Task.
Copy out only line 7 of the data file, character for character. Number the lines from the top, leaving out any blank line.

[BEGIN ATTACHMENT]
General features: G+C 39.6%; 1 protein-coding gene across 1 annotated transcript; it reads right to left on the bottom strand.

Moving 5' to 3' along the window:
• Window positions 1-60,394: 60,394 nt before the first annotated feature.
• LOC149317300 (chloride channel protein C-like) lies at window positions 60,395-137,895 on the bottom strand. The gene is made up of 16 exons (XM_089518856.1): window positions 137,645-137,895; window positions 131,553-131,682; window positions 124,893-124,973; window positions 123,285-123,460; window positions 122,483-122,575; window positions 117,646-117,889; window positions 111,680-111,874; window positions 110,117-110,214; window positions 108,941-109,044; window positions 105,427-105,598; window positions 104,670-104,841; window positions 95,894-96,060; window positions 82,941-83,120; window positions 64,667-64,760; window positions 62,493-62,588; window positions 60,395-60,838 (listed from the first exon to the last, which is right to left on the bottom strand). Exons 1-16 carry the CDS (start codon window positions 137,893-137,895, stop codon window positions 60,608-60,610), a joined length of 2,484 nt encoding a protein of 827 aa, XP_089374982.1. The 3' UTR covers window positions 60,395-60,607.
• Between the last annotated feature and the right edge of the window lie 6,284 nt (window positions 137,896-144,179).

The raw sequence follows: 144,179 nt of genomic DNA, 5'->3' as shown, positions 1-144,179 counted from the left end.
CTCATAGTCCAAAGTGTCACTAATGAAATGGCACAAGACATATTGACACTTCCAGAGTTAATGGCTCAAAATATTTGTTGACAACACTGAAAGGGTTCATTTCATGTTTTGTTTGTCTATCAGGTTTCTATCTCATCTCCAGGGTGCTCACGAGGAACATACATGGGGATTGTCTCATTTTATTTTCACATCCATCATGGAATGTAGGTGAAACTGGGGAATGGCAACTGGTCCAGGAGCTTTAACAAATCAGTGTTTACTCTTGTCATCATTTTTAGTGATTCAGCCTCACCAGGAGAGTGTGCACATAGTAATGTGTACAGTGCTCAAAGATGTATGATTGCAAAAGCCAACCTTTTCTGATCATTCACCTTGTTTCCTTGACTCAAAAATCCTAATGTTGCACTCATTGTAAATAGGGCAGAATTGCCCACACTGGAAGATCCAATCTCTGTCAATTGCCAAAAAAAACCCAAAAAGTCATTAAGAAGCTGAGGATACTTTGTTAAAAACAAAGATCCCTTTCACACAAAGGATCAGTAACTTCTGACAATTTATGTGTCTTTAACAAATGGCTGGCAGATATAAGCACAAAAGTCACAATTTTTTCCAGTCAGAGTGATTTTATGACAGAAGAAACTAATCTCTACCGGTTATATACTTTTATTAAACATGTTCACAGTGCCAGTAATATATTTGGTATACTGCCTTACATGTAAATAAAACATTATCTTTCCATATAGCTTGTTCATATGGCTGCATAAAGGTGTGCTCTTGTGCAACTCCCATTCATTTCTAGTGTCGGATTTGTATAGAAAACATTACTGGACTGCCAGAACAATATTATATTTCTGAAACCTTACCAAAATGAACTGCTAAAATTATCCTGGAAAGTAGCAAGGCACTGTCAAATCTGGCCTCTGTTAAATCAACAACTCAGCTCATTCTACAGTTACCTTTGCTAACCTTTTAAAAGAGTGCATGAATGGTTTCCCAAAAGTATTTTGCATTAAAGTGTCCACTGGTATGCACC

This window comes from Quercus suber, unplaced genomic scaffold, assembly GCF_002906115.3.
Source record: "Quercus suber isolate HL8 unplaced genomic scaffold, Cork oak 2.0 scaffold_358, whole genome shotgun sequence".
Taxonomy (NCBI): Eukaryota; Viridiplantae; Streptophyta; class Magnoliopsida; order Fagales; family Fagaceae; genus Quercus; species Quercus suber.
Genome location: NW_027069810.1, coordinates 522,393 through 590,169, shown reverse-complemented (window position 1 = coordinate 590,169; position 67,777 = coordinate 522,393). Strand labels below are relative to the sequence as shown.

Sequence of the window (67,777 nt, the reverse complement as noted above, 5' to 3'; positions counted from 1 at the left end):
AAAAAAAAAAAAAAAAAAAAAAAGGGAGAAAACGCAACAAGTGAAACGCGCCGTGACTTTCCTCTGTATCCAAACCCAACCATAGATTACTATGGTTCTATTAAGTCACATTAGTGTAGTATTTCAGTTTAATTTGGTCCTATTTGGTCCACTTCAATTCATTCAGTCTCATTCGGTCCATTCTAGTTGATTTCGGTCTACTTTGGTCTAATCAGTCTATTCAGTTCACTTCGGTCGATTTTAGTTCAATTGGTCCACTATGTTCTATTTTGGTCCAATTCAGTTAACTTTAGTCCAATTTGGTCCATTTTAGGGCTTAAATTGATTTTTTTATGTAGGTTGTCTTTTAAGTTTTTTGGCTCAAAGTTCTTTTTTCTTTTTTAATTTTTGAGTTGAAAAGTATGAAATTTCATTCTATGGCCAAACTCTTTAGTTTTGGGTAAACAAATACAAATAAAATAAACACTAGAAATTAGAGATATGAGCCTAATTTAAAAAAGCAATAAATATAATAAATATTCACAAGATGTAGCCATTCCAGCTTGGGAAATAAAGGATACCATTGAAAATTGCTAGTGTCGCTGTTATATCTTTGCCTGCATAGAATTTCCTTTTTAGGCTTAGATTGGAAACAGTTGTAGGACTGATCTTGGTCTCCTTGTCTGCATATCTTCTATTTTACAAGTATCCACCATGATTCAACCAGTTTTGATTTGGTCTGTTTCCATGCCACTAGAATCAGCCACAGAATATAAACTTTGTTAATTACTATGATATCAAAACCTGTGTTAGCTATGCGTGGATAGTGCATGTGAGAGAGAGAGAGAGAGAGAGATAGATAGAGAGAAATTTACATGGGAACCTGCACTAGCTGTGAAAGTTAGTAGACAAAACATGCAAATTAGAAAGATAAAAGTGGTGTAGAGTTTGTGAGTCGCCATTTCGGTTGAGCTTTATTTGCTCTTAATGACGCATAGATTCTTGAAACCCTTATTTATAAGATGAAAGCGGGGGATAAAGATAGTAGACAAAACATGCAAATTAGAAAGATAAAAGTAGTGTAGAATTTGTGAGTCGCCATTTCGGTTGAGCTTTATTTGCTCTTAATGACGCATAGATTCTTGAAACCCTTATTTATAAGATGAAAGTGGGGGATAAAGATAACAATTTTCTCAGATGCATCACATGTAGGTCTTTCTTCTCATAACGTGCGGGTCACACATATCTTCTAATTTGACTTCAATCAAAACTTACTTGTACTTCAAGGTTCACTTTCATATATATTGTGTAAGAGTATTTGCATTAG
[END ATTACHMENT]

CTCATAGTCCAAAGTGTCACTAATGAAATGGCACAAGACATATTGACACTTCCAGAGTTAATGGCTCAAAATATTTGTTGACAACACTGAAAGGGTTCATTTCATGTTTTGTTTGTCTATCAGGTTTCTATCTCATCTCCAGGGTGCTCACGAGGAACATACATGGGGATTGTCTCATTTTATTTTCACATCCATCATGGAATGTAGGTGAAACTGGGGAATGGCAACTGGTCCAGGAGCTTTAACAAATCAGTGTTTACTCTTGTCATCATTTTTAGTGATTCAGCCTCACCAGGAGAGTGTGCACATAGTAATGTGTACAGTGCTCAAAGATGTATGATTGCAAAAGCCAACCTTTTCTGATCATTCACCTTGTTTCCTTGACTCAAAAATCCTAATGTTGCACTCATTGTAAATAGGGCAGAATTGCCCACACTGGAAGATCCAATCTCTGTCAATTGCCAAAAAAAACCCAAAAAGTCATTAAGAAGCTGAGGATACTTTGTTAAAAACAAAGATCCCTTTCACACAAAGGATCAGTAACTTCTGACAATTTATGTGTCTTTAACAAATGGCTGGCAGATATAAGCACAAAAGTCACAATTTTTTCCAGTCAGAGTGATTTTATGACAGAAGAAACTAATCTCTACCGGTTATATACTTTTATTAAACATGTTCACAGTGCCAGTAATATATTTGGTATACTGCCTTACATGTAAATAAAACATTATCTTTCCATATAGCTTGTTCATATGGCTGCATAAAGGTGTGCTCTTGTGCAACTCCCATTCATTTCTAGTGTCGGATTTGTATAGAAAACATTACTGGACTGCCAGAACAATATTATATTTCTGAAACCTTACCAAAATGAACTGCTAAAATTATCCTGGAAAGTAGCAAGGCACTGTCAAATCTGGCCTCTGTTAAATCAACAACTCAGCTCATTCTACAGTTACCTTTGCTAACCTTTTAAAAGAGTGCATGAATGGTTTCCCAAAAGTATTTTGCATTAAAGTGTCCACTGGTATGCACC